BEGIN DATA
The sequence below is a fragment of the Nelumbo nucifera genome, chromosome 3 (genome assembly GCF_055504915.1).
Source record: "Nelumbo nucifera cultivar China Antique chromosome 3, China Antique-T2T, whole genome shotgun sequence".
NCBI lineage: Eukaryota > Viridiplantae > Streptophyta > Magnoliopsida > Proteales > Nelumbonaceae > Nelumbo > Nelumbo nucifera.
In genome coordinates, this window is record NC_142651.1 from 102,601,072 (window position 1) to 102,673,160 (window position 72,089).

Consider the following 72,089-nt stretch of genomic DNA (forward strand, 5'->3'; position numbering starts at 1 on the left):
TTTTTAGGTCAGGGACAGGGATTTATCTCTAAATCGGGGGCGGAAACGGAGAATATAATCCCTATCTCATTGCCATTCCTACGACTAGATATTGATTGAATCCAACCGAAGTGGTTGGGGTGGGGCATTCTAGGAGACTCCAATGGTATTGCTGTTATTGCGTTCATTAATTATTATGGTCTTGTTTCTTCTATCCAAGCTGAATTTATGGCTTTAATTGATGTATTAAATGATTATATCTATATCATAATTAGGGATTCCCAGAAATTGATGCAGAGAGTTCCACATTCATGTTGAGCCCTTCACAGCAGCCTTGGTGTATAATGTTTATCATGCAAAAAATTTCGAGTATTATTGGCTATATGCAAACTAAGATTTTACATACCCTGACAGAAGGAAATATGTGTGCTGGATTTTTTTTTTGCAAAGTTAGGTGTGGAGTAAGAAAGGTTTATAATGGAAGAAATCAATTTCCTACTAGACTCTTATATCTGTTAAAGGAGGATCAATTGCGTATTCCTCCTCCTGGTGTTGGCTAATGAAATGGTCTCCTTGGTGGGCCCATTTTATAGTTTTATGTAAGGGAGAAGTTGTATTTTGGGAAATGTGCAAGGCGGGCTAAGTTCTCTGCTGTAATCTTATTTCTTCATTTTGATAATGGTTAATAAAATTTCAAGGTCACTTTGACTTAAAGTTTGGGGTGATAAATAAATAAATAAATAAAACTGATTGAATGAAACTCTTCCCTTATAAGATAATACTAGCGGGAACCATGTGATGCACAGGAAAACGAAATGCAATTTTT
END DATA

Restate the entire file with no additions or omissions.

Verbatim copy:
The sequence below is a fragment of the Nelumbo nucifera genome, chromosome 3 (genome assembly GCF_055504915.1).
Source record: "Nelumbo nucifera cultivar China Antique chromosome 3, China Antique-T2T, whole genome shotgun sequence".
NCBI lineage: Eukaryota > Viridiplantae > Streptophyta > Magnoliopsida > Proteales > Nelumbonaceae > Nelumbo > Nelumbo nucifera.
In genome coordinates, this window is record NC_142651.1 from 102,601,072 (window position 1) to 102,673,160 (window position 72,089).

Consider the following 72,089-nt stretch of genomic DNA (forward strand, 5'->3'; position numbering starts at 1 on the left):
TTTTTAGGTCAGGGACAGGGATTTATCTCTAAATCGGGGGCGGAAACGGAGAATATAATCCCTATCTCATTGCCATTCCTACGACTAGATATTGATTGAATCCAACCGAAGTGGTTGGGGTGGGGCATTCTAGGAGACTCCAATGGTATTGCTGTTATTGCGTTCATTAATTATTATGGTCTTGTTTCTTCTATCCAAGCTGAATTTATGGCTTTAATTGATGTATTAAATGATTATATCTATATCATAATTAGGGATTCCCAGAAATTGATGCAGAGAGTTCCACATTCATGTTGAGCCCTTCACAGCAGCCTTGGTGTATAATGTTTATCATGCAAAAAATTTCGAGTATTATTGGCTATATGCAAACTAAGATTTTACATACCCTGACAGAAGGAAATATGTGTGCTGGATTTTTTTTTTGCAAAGTTAGGTGTGGAGTAAGAAAGGTTTATAATGGAAGAAATCAATTTCCTACTAGACTCTTATATCTGTTAAAGGAGGATCAATTGCGTATTCCTCCTCCTGGTGTTGGCTAATGAAATGGTCTCCTTGGTGGGCCCATTTTATAGTTTTATGTAAGGGAGAAGTTGTATTTTGGGAAATGTGCAAGGCGGGCTAAGTTCTCTGCTGTAATCTTATTTCTTCATTTTGATAATGGTTAATAAAATTTCAAGGTCACTTTGACTTAAAGTTTGGGGTGATAAATAAATAAATAAATAAAACTGATTGAATGAAACTCTTCCCTTATAAGATAATACTAGCGGGAACCATGTGATGCACAGGAAAACGAAATGCAATTTTT